The room was shrouded in darkness, as was always the case. A sliver of light filtered through the small, reinforced window at the top of the door, but it wasn't enough to illuminate the room. Not that there was anything to see in it anyway. It was a small space with dull white walls, an uncomfortable cot and a metallic toilet. The cot's flimsy cover – its edges frayed by overuse – was wrapped around her shoulders in a vain attempt to warm her frail body. It never did.

She sat on the bed, one leg stretched out on the hard mattress, the other pulled up against her chest. A thin arm was draped over it while the other one lay limply by her side. Both her hands were encompassed in heavy steel gauntlets – a grotesque parody of mittens. Her head was bowed, long strands of lifeless white hair falling over closed eyes. Her breath came out in ragged, wheezy puffs, the only sound in a world of silence.

She was sick again. No, not again. Always. It was a never-ending cycle of hacking coughs, relentless fevers and searing pain. Not that they cared. She could die and they wouldn't bat an eye. It might even make them happy. One less mouth to feed, one less body to watch over. So she clung to life, desperately, furiously. Let them listen to her violent coughing, watch her throw up the meager meals they deigned serving her twice a day and be annoyed; be frustrated by the malnourished, weak slip of a woman that had refused to die for over a decade.

The metallic hatch at the bottom of her door was slid aside, startling her eyes open. A pair of gray irises zeroed in on the tray that was unceremoniously shoved inside her cell. Breakfast.

Slowly sliding her legs off the cot, she made her way towards the it. Bending over, she carefully grasped the edges and carried it back to her bed, gently depositing it on her skinny thighs. The gauntlets were designed in a way that allowed her to move her thumbs.

A slice of stale bread, a tasteless sludge and a glass of water made up her meal. The usual teaspoon was taunting her from where it had been positioned next to the bowl. The gauntlet was heavy, especially around the wrists, and her mobility so reduced, she could barely grasp a regular spoon let alone its smaller counterpart. Which they were perfectly aware of. It was a petty, cruel joke that she had no doubt they reveled in. Maybe this was their way of punishing her for her continued survival. Not that it mattered.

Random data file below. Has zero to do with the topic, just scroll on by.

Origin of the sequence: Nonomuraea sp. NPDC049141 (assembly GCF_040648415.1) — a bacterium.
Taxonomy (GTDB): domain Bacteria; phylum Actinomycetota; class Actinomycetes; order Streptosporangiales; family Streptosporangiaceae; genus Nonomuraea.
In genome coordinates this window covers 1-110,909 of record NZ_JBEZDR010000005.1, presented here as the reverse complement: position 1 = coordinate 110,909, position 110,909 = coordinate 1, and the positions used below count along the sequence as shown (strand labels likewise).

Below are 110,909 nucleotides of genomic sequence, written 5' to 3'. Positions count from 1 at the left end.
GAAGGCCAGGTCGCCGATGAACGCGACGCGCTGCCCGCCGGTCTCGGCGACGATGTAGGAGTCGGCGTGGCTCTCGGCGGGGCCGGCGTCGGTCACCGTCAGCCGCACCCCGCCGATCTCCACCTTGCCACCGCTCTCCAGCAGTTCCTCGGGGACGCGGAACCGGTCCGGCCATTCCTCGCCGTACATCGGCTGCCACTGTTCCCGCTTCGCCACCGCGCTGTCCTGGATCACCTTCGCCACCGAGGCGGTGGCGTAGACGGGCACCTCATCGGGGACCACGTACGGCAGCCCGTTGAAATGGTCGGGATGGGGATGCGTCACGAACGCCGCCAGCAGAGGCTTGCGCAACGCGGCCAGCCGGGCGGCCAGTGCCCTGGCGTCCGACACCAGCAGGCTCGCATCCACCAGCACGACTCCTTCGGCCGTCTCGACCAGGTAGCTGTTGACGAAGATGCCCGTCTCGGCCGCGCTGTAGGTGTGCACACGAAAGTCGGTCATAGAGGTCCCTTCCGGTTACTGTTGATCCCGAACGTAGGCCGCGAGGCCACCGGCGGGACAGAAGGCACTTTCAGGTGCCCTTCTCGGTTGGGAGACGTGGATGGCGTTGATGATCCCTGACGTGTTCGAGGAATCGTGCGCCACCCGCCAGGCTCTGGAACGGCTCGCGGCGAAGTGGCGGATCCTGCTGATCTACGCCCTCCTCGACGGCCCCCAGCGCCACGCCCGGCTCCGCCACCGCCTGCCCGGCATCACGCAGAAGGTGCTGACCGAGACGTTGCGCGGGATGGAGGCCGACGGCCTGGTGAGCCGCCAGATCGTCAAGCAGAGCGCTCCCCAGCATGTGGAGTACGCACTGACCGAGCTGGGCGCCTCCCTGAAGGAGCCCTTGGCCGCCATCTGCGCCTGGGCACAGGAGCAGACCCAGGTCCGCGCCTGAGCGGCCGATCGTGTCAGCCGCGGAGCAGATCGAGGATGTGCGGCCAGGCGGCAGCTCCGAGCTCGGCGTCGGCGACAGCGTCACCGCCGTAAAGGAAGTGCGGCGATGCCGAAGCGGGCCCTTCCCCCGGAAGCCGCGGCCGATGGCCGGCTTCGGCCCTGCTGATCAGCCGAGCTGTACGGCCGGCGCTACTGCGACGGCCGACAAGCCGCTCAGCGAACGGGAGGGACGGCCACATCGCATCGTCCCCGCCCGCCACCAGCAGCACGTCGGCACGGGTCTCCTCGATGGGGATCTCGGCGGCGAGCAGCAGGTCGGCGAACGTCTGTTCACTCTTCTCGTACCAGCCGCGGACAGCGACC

She awkwardly grasped the bowl and brought it to her lips, gulping down its contents, some of it dribbling past her chin and onto her filthy clothes. Tight, long-sleeved shirt and pants that had once been baggy and white, but were now soiled by food, sweat stains and other fluids she'd rather not think of.

She dropped the empty bowl back on the tray and went for the bread, which required three attempts before she managed to grab it. The camera on the far side of the room was trained on her, watching her every movement.

When she emptied the glass of lukewarm water, she dropped the tray on the floor and shoved it towards the door. It only made it halfway through the room, forcing her to stand and repeat the movement. Her obvious weakness was embarrassing, but she was beyond shame. Beyond pride or self-awareness. Years of imprisonment and health issues combined with constant surveillance had stripped her of whatever dignity she might have brought along. The observations had drained away her happiness, the poking and prodding had dried up her tears and the experiments crushed her hopes. All that was left inside her was anger. Simmering, unfading fury and the vow that she would live long enough to see them burn.

She slid back up on her cot until her back hit the wall. She rested her head against the cold surface, a migraine slowly worming itself between her brows. Closing her eyes, she silently willed it away, well aware it wouldn't change anything. She exhaled, only to be interrupted by a violent coughing fit. She was up for a rough couple of days again. Her hands rested heavily in her lap as she reached for the comfort and familiarity of the anger boiling right underneath her skin.

Survive. Live.